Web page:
The reports from hard bodies have come from those who were on their own and able to find a school on the surface throwing mostly stick baits or poppers into them. My suggestion is learning how to run a set of lures. Outriggers are an advantage if you have them and know how to use them but not necessary. You can easily run five or six without them, takes a little skill and practice. Mix up your sizes and colours and set them at different lengths behind the boat, get it right and you will be surprised how tightly you can actually still turn.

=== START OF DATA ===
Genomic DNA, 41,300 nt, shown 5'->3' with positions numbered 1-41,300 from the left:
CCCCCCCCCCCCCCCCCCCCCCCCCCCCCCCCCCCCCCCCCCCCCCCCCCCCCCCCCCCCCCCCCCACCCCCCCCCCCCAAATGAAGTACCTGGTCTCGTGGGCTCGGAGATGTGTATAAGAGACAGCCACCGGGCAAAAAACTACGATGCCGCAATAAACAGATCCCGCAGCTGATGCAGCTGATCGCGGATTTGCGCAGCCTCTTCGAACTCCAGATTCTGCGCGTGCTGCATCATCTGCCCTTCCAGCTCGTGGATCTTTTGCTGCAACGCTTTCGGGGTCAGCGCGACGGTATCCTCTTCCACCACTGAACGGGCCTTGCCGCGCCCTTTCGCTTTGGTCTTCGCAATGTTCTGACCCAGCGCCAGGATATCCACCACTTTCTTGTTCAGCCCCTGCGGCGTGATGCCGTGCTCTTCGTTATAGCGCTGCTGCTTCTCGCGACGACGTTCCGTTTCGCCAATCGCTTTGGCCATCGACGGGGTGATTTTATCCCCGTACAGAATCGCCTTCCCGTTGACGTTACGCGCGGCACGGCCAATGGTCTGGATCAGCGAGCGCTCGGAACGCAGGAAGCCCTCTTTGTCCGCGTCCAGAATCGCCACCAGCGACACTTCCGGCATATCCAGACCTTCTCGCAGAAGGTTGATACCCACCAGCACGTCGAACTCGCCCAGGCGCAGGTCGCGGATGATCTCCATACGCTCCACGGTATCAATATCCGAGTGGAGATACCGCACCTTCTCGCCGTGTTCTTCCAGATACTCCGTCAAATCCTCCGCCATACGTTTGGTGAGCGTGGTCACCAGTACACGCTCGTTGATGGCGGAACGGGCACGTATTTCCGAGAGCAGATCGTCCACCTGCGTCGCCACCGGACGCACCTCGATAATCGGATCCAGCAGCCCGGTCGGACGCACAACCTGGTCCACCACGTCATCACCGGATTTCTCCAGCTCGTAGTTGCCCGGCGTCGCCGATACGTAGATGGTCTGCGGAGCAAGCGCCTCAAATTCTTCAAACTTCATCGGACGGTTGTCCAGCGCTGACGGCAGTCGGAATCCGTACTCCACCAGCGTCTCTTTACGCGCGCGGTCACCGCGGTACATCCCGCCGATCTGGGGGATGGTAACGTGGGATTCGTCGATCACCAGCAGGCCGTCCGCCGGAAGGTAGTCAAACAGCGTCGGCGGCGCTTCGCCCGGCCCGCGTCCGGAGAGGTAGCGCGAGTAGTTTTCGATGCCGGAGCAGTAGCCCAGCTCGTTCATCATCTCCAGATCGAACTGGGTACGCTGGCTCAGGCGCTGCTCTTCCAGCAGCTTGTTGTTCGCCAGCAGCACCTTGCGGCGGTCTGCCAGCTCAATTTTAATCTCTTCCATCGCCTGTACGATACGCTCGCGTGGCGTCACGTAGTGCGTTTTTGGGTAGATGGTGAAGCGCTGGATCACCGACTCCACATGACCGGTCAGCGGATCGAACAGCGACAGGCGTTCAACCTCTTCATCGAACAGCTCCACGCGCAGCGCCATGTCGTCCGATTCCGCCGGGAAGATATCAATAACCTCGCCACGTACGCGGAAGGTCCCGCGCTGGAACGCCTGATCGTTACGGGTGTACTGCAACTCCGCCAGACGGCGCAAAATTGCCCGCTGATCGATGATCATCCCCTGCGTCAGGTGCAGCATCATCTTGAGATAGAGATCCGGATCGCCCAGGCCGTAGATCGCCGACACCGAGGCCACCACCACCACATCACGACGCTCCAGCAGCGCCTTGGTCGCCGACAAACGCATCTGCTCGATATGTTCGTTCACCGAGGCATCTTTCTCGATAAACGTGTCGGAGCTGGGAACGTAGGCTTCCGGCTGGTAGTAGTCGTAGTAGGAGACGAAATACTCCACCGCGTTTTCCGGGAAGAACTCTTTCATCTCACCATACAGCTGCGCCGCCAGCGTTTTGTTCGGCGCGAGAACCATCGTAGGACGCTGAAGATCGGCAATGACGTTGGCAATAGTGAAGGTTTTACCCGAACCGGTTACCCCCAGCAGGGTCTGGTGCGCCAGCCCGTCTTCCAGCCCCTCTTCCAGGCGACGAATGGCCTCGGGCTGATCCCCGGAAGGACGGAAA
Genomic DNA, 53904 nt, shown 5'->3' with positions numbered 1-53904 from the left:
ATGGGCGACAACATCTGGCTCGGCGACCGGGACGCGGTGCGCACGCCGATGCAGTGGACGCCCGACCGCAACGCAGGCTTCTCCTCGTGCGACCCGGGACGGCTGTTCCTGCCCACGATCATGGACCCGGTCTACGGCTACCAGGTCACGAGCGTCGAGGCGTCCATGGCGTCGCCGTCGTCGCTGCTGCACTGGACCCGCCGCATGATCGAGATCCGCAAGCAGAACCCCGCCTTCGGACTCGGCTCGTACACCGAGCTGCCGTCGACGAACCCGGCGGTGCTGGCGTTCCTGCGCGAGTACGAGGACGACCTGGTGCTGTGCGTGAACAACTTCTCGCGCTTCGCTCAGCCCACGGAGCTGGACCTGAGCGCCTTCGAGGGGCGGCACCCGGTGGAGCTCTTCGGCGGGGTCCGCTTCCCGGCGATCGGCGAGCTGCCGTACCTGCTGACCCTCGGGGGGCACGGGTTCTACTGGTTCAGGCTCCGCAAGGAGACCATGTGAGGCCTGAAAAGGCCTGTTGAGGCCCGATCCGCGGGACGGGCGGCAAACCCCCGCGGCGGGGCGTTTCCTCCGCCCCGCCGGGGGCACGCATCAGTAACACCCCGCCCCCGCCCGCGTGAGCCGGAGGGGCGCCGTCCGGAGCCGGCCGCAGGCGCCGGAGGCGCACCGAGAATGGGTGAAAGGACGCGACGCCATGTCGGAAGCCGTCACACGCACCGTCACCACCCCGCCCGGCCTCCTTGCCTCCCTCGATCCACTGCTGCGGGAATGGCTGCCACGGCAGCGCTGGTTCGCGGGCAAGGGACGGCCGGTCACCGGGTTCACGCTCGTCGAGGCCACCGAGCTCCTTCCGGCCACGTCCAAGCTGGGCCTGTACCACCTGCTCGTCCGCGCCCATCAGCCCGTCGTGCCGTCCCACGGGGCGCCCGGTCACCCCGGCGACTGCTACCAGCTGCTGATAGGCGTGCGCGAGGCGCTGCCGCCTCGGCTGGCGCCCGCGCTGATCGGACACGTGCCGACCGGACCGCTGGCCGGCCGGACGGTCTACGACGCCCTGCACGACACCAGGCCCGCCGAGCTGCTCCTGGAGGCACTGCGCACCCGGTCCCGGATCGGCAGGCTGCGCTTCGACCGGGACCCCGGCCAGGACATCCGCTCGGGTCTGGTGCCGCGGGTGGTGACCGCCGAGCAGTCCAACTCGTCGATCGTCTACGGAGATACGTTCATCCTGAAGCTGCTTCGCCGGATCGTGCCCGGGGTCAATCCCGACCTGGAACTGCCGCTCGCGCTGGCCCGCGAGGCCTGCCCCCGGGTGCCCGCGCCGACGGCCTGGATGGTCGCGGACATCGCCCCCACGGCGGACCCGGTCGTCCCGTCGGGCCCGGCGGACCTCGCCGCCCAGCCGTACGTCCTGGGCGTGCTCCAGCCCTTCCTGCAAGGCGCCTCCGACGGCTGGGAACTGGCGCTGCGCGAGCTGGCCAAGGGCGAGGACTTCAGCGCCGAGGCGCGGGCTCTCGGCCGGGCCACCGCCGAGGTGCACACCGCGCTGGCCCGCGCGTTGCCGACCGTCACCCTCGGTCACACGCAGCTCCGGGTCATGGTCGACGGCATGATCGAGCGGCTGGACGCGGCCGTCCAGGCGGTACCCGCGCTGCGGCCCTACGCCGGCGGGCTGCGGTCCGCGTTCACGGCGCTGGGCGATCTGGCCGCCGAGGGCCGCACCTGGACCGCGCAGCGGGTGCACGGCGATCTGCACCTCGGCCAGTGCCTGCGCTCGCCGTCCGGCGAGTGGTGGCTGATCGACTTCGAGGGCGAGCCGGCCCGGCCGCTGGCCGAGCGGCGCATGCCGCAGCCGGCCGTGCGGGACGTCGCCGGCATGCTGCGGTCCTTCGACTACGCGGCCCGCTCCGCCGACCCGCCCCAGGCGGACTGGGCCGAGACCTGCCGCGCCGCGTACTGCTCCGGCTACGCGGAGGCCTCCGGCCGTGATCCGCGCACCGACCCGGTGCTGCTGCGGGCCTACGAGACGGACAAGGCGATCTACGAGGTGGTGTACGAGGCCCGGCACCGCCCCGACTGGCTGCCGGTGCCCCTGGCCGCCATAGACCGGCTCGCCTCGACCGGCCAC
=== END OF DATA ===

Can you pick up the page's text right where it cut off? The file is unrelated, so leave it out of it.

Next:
We had a few more reports of kingfish with customers able to trawl along the headland at Woolamai, they were only rats and most too small but still kingfish and where there are small ones the bigger ones aren’t too far behind. We finally have had a couple of mako reports which were typical size for this time of the year, caught around Cody Banks. The gummies have been good and again we saw some big models from down near the windmills and a couple of smaller ones from other customers fishing offshore. Flathead reports have been OK but with the majority of people targeting other species at the minute there aren’t as many chasing flathead as there would normally be. We have had plenty of reports of baitfish, couta, yakkas, mackerel and then salmon and silver whiting.